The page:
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Hankelec

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- TL;DR Summary
- Adjustments needed to equalize volume of water in tanks at differing heights.

I am working on a reverse osmosis water system. There are 2 bladder type pressure tanks for storage. One tank is at floor level, the other tank is supported directly above the lower tank 5 feet above the floor. It would be advantageous if these tanks would fill at an equal rate, or approximately equal rate, from a single supply line coming from the RO system. And perhaps they will if I have both tanks pressurized equally and accurately at the same pressure.

The supply is 1/2" plastic. It enters the lower tank at floor level. Just prior to entering the lower tank there is a T junction which travels upward to the upper tank. Let's say the initial pressure of the tanks is set 2 psi below pressure pump kick-in pressure. Kick-in pressure equals 30 psi so empty tank will be pressurized to 28 psi. Kick-out pressure is 50 psi. So I will have a 5' column of water adding a psi or two that will need to be overcome to allow water to enter top tank.

As the top tank begins to accept water, there will be the 5' differential affecting the resistive pressure at its filler inlet. As the top tank's volume increases and its water height increases, will there be developed enough pressure difference relative to the bottom tank that will prevent water from entering top tank.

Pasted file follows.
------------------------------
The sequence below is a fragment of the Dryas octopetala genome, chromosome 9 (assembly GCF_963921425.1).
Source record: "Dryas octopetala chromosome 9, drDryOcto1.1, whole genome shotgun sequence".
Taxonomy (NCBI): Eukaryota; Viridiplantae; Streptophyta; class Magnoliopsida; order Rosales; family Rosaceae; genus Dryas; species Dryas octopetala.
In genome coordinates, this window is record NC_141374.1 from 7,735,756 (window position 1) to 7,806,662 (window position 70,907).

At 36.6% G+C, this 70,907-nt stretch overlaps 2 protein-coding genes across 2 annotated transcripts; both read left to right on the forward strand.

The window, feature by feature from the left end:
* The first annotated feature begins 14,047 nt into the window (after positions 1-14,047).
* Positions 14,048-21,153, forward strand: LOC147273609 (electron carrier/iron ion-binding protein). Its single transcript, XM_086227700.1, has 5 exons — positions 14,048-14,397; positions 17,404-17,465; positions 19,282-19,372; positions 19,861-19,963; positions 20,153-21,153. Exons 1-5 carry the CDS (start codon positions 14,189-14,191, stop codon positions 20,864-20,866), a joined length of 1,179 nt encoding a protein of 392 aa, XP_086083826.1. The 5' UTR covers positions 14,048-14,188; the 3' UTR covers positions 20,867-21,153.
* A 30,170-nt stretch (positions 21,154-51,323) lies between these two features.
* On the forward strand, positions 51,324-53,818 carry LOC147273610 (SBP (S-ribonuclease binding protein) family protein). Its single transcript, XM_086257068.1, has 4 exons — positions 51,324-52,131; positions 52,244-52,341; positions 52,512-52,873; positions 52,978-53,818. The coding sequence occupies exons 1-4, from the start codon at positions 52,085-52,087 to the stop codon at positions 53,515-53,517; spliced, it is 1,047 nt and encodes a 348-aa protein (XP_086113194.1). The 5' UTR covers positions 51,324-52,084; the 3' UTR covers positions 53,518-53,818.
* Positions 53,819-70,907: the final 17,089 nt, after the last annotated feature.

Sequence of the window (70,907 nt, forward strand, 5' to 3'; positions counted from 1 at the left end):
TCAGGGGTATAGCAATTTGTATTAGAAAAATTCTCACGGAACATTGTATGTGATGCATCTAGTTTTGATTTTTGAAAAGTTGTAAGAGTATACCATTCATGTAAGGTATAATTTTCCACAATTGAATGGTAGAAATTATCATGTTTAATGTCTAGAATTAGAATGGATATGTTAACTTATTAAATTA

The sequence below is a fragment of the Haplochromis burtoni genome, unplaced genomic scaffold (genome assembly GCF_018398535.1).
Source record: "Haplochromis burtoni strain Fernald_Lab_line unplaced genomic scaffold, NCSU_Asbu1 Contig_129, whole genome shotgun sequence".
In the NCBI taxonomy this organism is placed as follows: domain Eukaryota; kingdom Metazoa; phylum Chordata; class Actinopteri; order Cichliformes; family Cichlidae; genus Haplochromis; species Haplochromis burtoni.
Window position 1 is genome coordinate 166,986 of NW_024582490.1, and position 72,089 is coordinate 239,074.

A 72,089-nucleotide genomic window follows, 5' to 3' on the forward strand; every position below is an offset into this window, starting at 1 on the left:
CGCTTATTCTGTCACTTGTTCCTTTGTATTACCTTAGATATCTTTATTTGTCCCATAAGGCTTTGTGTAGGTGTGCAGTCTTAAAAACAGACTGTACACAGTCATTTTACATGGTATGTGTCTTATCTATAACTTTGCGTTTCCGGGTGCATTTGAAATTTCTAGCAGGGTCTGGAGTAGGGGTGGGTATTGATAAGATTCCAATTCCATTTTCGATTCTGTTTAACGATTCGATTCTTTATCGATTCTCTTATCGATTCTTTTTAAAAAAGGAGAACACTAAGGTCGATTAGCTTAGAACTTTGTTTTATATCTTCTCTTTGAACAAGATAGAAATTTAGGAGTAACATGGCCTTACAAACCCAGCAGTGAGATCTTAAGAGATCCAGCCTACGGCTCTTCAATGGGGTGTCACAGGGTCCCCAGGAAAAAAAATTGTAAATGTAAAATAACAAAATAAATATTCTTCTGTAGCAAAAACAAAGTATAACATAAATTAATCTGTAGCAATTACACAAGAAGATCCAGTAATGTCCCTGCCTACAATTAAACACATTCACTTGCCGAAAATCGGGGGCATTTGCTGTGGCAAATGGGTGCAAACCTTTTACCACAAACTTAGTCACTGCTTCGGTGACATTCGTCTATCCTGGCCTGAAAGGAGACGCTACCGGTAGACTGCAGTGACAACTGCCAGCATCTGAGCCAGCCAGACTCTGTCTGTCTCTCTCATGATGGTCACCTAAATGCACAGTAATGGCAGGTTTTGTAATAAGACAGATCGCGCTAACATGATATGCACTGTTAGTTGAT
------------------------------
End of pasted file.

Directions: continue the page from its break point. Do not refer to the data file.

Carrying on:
If supply water tends to oscillate from entering bottom tank then top tank, that is acceptable. What would not be favorable is if bottom tank fills to 30 gallon capacity and top tank is holding only 5 or 10 gallons. So what I am searching for is an offset pressure to best fill each tank to capacity. A 10% error factor is OK.

The supply is 1/2" plastic. It enters the lower tank at floor level. Just prior to entering the lower tank there is a T junction which travels upward to the upper tank. Let's say the initial pressure of the tanks is set 2 psi below pressure pump kick-in pressure. Kick-in pressure equals 30 psi so empty tank will be pressurized to 28 psi. Kick-out pressure is 50 psi. So I will have a 5' column of water adding a psi or two that will need to be overcome to allow water to enter top tank.

As the top tank begins to accept water, there will be the 5' differential affecting the resistive pressure at its filler inlet. As the top tank's volume increases and its water height increases, will there be developed enough pressure difference relative to the bottom tank that will prevent water from entering top tank.

If supply water tends to oscillate from entering bottom tank then top tank, that is acceptable. What would not be favorable is if bottom tank fills to 30 gallon capacity and top tank is holding only 5 or 10 gallons. So what I am searching for is an offset pressure to best fill each tank to capacity. A 10% error factor is OK.

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